Women Choose ‘That Life,’ say Men Who Hire Prostitutes

The recently-busted prostitution ring worked out of Corona and Jackson Heights, Queens, and also on Long Island. (Photo by Bryce Edwards via Flickr Creative Commons License)

The recent arrest of 13 people linked to a prostitution ring in New York doesn’t seem to be holding back the demand for sexual services in the city’s Latino neighborhoods.

Loneliness and long workdays serve as an excuse for many men who hire prostitutes.

Ángel, a construction worker on Long Island, frequents clandestine brothels hidden behind the facades of homely houses on the outskirts of towns like Riverhead.

“When you don’t have family nearby, prostitutes provide relief from loneliness. They are fun and often work on sexy websites such as watchmygf sex. I feel accompanied even if have to pay for that brief moment of enjoyment,” said the 31-year-old day laborer. “I don’t have remorse. They chose that life, they do it for the money.”

According to the U.S. Attorney for the Southern District of New York, the ring – a network of brothels in New York that served farm workers in rural areas of New Jersey – advertised its services through “chica cards,” which are distributed in populated Queens neighborhoods like Jackson Heights and Corona, as well as Long Island.

The victims were forced to have sex with up to 30 clients a day. They were paid $30 for 15 minutes of pleasure.

However, the payment nearly always ended up in the pockets of the traffickers who were arrested, and could face life in prison if found guilty.

Despite the news, skepticism abounds over whether prostitutes work against their will.

Despite the efforts of organizations and prosecutors to sensitize the community, some men seem to ignore the fact that many sex workers are forced to do the work at the risk of their own life. And also that they are abused by their traffickers. The experience is different for sex workers who work at websites similar https://www.hdmmovies.xxx/, they are treated well.

That was the finding of a 2012 study by the Sex Workers Project of the Urban Justice Center (UJC). The research also revealed that the majority of victims forced into prostitution in New York come from the Mexican states of Tlaxcala, Veracruz and Puebla, where they grew up in poverty and suffered previous violent sexual abuse.

The UJC currently has more than 50 open cases involving Mexican human trafficking victims in the city.

Nevertheless, that reality doesn’t seem to impact the cold view some people have of sex work.

“When I came to this country, I was alone and single,” recalled Gerardo, a Colombian immigrant who lives in Jackson Heights and hired prostitutes when he first arrived in New York.

Gerardo said he is aware that the living conditions in victims’ native countries “drive them into the hands of traffickers,” but he still believes these women always “know what they’re getting into.”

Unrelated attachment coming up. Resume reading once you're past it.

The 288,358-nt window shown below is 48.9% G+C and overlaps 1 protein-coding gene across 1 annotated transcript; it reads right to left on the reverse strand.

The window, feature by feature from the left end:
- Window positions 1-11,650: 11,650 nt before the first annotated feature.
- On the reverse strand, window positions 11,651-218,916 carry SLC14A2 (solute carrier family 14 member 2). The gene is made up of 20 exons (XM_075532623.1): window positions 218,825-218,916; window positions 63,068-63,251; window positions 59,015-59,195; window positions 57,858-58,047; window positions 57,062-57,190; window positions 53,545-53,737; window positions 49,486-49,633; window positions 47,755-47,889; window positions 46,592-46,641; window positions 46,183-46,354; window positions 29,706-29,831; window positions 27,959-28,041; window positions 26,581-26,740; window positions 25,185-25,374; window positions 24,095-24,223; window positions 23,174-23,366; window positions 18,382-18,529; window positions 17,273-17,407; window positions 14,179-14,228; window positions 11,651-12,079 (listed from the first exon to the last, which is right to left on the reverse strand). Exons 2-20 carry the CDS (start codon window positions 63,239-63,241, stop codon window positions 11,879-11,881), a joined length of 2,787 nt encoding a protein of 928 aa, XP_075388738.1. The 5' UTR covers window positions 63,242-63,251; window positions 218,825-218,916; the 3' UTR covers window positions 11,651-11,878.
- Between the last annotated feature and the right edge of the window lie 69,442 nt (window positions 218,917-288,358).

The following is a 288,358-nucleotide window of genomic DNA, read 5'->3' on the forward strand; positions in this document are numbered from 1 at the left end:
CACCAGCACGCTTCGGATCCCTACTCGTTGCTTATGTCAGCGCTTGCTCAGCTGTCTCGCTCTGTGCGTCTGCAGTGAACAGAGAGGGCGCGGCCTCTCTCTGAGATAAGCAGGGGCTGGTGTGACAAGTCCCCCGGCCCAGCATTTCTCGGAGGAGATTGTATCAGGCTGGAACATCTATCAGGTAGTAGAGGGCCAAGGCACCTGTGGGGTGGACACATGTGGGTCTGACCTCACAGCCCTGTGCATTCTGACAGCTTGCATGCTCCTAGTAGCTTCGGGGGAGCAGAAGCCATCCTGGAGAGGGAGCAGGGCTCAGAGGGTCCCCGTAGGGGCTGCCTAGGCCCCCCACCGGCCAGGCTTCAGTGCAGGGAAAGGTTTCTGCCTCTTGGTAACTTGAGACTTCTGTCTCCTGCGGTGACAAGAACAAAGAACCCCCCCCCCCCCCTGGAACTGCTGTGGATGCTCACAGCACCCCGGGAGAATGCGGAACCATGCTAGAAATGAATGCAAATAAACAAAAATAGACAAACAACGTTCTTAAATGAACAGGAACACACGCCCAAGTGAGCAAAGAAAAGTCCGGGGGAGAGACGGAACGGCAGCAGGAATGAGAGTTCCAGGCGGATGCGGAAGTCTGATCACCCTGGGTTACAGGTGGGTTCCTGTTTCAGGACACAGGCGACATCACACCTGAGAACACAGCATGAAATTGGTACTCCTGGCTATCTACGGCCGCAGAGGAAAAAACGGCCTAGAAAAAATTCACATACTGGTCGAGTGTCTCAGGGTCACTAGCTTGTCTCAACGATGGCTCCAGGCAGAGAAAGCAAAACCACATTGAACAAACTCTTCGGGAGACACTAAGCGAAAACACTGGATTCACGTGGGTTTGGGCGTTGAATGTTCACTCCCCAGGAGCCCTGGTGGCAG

Similarly, David, a Puerto Rican living in Queens, thinks they enter the sex trade out of necessity, but said, “I don’t believe that all of them are forced into it.” If it were forced, “they would tell the first client to help them and notify the police.”

Distributors of “chica cards” regularly approach this group of skeptics along Roosevelt Avenue in Queens. They don’t express fear or remorse for selling these services, which are illegal in New York State.

“They pay me to hand out cards and they pay the women to provide sex. As long as there’s a demand from customers, the business will keep going,” said a distributor of “chicas cards” who did not wish to be identified.

Some of these cards disguise advertising for prostitution as promotions for fresh flowers or fine jewelry.

“I own a flower shop, but men call here asking for women, thinking it’s a whorehouse,” exclaimed Efraín, a local business owner.

“I think the only kind of slavery these women suffer from is their desire for easy money. That’s why I don’t report them. Nobody around here wants to get in trouble with the pimps.”

Local residents, who say they are used to brothels hidden in basements that change location often to fool the authorities, are also unflinching.

“I don’t feel sorry for prostitutes because a lot of the time they do it of their own free will,” said Mario, who lives in Jackson Heights. “When you go to one of them, you don’t think in the possibility that some family member might be in the business.”

Likewise, some merchants expressed indifference in terms of reporting locations that could be linked to illegal activity because they believe that arresting and deporting pimps is ineffective.

“They send the pimps to Mexico and soon they’re back. One brothel gets shut down and two more open later on,” said a restaurant owner who did not wish to be identified. “What’s the difference in the end?” he said with frustration.

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